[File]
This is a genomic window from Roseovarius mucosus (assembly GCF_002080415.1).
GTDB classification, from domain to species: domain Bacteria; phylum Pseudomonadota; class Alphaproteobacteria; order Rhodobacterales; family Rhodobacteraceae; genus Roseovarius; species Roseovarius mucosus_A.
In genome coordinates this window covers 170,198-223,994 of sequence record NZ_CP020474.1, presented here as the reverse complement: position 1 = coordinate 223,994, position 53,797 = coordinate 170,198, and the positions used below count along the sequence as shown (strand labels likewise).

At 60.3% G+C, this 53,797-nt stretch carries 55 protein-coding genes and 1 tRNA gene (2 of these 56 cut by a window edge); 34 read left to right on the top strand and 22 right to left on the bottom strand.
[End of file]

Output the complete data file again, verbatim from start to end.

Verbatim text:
This is a genomic window from Roseovarius mucosus (assembly GCF_002080415.1).
GTDB classification, from domain to species: domain Bacteria; phylum Pseudomonadota; class Alphaproteobacteria; order Rhodobacterales; family Rhodobacteraceae; genus Roseovarius; species Roseovarius mucosus_A.
In genome coordinates this window covers 170,198-223,994 of sequence record NZ_CP020474.1, presented here as the reverse complement: position 1 = coordinate 223,994, position 53,797 = coordinate 170,198, and the positions used below count along the sequence as shown (strand labels likewise).

At 60.3% G+C, this 53,797-nt stretch carries 55 protein-coding genes and 1 tRNA gene (2 of these 56 cut by a window edge); 34 read left to right on the top strand and 22 right to left on the bottom strand.